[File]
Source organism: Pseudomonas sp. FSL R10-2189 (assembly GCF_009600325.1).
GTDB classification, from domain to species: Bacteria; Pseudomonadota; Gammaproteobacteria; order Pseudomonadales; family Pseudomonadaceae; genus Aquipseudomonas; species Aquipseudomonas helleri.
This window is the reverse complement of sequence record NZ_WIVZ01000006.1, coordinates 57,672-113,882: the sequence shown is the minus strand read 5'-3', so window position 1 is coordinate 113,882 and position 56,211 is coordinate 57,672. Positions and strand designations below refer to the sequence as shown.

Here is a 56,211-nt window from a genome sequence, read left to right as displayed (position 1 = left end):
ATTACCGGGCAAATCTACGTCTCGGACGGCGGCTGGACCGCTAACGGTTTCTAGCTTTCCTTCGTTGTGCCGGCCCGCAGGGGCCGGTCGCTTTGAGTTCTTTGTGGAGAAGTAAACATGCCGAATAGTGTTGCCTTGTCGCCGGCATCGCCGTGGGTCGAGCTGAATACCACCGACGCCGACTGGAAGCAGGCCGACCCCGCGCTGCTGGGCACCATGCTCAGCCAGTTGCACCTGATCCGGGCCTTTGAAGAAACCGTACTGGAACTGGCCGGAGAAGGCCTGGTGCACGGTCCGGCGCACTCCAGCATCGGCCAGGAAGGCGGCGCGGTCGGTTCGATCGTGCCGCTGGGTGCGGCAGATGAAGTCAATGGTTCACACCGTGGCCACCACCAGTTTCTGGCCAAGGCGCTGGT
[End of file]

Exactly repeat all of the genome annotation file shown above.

Source organism: Pseudomonas sp. FSL R10-2189 (assembly GCF_009600325.1).
GTDB classification, from domain to species: Bacteria; Pseudomonadota; Gammaproteobacteria; order Pseudomonadales; family Pseudomonadaceae; genus Aquipseudomonas; species Aquipseudomonas helleri.
This window is the reverse complement of sequence record NZ_WIVZ01000006.1, coordinates 57,672-113,882: the sequence shown is the minus strand read 5'-3', so window position 1 is coordinate 113,882 and position 56,211 is coordinate 57,672. Positions and strand designations below refer to the sequence as shown.

Here is a 56,211-nt window from a genome sequence, read left to right as displayed (position 1 = left end):
ATTACCGGGCAAATCTACGTCTCGGACGGCGGCTGGACCGCTAACGGTTTCTAGCTTTCCTTCGTTGTGCCGGCCCGCAGGGGCCGGTCGCTTTGAGTTCTTTGTGGAGAAGTAAACATGCCGAATAGTGTTGCCTTGTCGCCGGCATCGCCGTGGGTCGAGCTGAATACCACCGACGCCGACTGGAAGCAGGCCGACCCCGCGCTGCTGGGCACCATGCTCAGCCAGTTGCACCTGATCCGGGCCTTTGAAGAAACCGTACTGGAACTGGCCGGAGAAGGCCTGGTGCACGGTCCGGCGCACTCCAGCATCGGCCAGGAAGGCGGCGCGGTCGGTTCGATCGTGCCGCTGGGTGCGGCAGATGAAGTCAATGGTTCACACCGTGGCCACCACCAGTTTCTGGCCAAGGCGCTGGT